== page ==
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Workshop for youth teaches the art of interviewing

Participants will also become skilled in using recording equipment
Chop Theatre will be hosting a four-day program for youth ages 13 to 17 in Whitehorse in June where participants will learn how to use recording equipment while interviewing others. (Courtesy/

Amy Kenny

Yukon Arts Centre

They’ve got questions and they’re hoping you’ve got answers — if you’re between the ages of 13 and 17.

That’s the age range Chop Theatre will be working with when it visits Whitehorse in June for its Summer Youth Theatre Experience.

The Vancouver-based theatre company will teach participants (ages 13 to 17) in the four-day long program how to use recording equipment in the process of interviewing others. At the same time, facilitators will be listening carefully to the answers. That’s because Chop plans to develop those responses into a new audio play that focuses on the varied relationships teens have to their local playing fields.

“We’re asking questions about what are the official and unofficial uses of a field,” says Anita Rochon, artistic director at Chop. “But we’re really asking questions about belonging and where do you feel like you belong? And how do you create a sense of belonging?”

Whitehorse won’t be the only community reflected in the finished piece. Chop is visiting a number of cities scattered around the globe. So far, Chop has been to Dublin, Ireland, and Richmond, British Columbia. Rochon says the company also plans to visit Hong Kong.

When it does come to Whitehorse this summer, it won’t be Chop’s first visit. The theatre company has worked with the Yukon Arts Centre in the past. That’s part of what made Rochon want to come back for this play in particular. She felt strongly about including a northern perspective in a play about place.

“The people that we met (in Whitehorse), there’s a level of insight and love for the land and we thought it would be so exciting to hear teens’ perspectives on that. Immediately when we were coming up with this project, Whitehorse was one of the first places we thought of.”

Rochon says she’s already noticed huge differences between the two larger cities Chop has been to — Dublin and Richmond.

A lot of the youth who participated in Ireland were born and raised in the country. They had a long-rooted sense of home. In Richmond, a larger number of participants were born in other countries. Sometimes they were living in B.C. with an aunt, an uncle or a family friend. Rochon says those kids had a more fractured sense of home in Canada. In both however, there was a sense of colonization, though it took different forms in Canada versus Europe.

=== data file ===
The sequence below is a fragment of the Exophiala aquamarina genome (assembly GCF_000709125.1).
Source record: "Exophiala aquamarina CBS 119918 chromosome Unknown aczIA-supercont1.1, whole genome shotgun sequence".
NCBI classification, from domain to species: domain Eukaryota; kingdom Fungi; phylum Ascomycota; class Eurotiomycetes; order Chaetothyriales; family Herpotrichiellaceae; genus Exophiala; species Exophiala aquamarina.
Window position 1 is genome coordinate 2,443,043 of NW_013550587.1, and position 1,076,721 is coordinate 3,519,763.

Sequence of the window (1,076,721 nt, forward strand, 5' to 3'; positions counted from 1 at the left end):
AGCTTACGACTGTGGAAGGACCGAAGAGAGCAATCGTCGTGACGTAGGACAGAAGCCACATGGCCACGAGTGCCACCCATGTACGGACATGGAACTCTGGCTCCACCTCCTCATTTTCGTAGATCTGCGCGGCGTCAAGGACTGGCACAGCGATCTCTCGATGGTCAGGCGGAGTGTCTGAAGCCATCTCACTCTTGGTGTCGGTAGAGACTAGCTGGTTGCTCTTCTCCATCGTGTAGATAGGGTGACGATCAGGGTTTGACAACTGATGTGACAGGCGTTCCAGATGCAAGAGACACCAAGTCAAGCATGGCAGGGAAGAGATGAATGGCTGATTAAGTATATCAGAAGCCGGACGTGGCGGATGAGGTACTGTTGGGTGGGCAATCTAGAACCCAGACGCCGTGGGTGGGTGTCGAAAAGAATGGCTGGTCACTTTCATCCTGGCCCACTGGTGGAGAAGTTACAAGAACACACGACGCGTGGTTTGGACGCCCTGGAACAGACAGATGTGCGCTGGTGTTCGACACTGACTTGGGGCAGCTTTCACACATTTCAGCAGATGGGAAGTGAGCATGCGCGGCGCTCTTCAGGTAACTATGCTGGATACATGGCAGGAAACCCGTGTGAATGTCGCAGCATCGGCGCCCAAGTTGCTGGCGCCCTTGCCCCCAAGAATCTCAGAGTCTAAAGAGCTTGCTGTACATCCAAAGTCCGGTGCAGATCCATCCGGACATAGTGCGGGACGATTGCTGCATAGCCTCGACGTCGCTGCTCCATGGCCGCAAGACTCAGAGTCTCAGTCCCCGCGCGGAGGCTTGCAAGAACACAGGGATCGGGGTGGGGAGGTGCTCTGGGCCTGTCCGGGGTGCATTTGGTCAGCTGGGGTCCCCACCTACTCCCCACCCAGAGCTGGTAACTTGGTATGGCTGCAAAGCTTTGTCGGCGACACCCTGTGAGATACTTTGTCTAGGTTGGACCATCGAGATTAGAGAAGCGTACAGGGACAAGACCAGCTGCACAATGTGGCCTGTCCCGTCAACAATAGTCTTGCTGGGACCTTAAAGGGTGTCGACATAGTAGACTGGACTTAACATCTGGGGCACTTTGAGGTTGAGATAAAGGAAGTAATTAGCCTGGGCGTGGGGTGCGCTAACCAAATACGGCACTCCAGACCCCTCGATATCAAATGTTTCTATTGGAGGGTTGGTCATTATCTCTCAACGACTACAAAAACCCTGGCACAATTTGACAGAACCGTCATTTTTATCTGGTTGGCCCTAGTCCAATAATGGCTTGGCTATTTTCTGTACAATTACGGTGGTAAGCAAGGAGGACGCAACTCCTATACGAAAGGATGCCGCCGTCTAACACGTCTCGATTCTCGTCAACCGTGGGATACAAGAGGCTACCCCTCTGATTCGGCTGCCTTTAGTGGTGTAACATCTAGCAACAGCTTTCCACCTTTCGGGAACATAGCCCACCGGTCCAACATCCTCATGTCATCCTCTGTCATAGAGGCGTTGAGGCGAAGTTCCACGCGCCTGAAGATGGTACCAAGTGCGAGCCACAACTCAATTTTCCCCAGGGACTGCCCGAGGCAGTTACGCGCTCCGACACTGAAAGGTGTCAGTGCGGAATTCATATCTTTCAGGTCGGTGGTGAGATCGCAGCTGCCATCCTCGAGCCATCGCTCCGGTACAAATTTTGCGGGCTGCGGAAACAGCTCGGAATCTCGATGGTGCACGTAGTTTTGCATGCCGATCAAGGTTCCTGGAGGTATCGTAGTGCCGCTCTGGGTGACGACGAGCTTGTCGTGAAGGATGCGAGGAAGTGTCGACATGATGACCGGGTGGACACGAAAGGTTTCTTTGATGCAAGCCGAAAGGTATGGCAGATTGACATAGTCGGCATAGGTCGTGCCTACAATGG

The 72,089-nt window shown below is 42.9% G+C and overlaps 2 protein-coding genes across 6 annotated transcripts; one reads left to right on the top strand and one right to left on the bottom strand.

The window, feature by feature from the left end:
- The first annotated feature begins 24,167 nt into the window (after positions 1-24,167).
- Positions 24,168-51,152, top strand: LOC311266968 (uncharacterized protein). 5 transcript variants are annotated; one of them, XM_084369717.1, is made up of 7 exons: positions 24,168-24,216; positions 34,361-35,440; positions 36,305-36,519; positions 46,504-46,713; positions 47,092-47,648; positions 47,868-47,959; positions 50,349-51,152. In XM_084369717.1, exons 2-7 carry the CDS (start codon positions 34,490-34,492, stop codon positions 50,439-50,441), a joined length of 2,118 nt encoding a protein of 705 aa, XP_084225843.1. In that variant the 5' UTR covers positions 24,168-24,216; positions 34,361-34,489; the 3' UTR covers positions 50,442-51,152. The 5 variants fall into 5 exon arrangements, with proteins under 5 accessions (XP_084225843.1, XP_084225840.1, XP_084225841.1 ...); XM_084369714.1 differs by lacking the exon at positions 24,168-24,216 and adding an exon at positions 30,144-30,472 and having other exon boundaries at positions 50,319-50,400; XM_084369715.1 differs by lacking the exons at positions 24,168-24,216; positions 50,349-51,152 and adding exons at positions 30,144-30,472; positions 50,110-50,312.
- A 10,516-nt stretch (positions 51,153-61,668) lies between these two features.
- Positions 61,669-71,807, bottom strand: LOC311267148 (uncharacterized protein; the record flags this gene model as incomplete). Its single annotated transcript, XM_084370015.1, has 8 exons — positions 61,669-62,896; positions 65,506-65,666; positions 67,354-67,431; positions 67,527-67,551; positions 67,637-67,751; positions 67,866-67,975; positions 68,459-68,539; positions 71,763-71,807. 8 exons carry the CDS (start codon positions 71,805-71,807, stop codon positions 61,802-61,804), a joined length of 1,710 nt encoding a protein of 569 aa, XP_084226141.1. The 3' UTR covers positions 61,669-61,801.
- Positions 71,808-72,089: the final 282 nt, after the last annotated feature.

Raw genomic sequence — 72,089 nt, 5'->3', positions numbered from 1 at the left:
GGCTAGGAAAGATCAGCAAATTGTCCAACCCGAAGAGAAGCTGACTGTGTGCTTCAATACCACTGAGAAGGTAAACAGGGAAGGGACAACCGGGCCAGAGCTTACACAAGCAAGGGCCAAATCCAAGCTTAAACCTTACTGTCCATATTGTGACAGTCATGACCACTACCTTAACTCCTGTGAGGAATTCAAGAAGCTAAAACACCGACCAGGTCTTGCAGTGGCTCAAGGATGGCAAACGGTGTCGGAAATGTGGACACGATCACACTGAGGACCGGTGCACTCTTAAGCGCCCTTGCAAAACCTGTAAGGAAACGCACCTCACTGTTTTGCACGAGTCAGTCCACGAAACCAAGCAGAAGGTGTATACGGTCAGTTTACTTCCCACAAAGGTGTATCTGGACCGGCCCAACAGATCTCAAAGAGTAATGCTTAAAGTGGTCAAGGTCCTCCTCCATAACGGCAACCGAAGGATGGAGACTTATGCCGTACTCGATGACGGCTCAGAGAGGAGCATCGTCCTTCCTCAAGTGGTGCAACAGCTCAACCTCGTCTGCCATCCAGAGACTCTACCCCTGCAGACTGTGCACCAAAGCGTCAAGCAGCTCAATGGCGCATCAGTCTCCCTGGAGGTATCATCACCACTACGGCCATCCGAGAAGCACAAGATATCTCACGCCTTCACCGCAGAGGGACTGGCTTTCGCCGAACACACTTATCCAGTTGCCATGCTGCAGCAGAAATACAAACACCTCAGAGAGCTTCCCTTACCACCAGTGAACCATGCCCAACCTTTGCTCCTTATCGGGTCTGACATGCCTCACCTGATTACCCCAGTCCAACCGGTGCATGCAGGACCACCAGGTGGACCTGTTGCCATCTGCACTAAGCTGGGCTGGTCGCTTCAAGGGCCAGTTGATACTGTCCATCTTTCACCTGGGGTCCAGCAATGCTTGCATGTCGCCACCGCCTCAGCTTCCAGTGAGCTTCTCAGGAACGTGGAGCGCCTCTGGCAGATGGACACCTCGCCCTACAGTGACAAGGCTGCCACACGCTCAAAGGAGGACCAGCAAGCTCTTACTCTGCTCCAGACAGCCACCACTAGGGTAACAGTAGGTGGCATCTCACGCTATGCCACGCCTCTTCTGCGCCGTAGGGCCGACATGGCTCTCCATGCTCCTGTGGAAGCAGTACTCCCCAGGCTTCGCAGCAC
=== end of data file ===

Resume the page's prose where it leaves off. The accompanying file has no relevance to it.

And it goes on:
“Of course we know Canada’s history, but Dublin, with their complicated history with England, that was a really different perspective to speak to teens there,” says Rochon. “And then versus Vancouver, where you might have a relative newcomer to Canada negotiating their relationship to living on Indigenous lands. It’s pretty complex.”

That makes it a lot to pack into a week, which is one of the reasons the Summer Youth Theatre Experience is paid. Though participants will gain an education from the experience (learning how to use technical equipment, interview techniques, podcasting, editing and storytelling) they’re also, essentially, going to be actors in the resulting audio play.

To ensure a serious commitment, and to fairly compensate participants for their time and insight, youth will be paid as working actors, at the rate of $20 an hour.

Not that they need to have a theatre background to apply. There’s not a particular profile Chop is looking for at all when it comes to choosing the eight positions available.

“I think the thing that we’re looking for the most is an openness of spirit, of curiosity around an interview process,” says Rochon. “What we’re really focusing on is how to interview somebody so that you get to the real heart of the matter. What kind of questions you need to ask in order to get to the answers that you’re hoping to discover from them … but what we’re most passionate about is leading the teams through a process that leads them to find their own burning questions within the questions that they want answered around belonging.”

It’s about interviewing others, but it’s also about figuring out what your own questions are.

The Summer Youth Theatre Experience takes place in Whitehorse at the Old Fire Hall from June 26 to 29.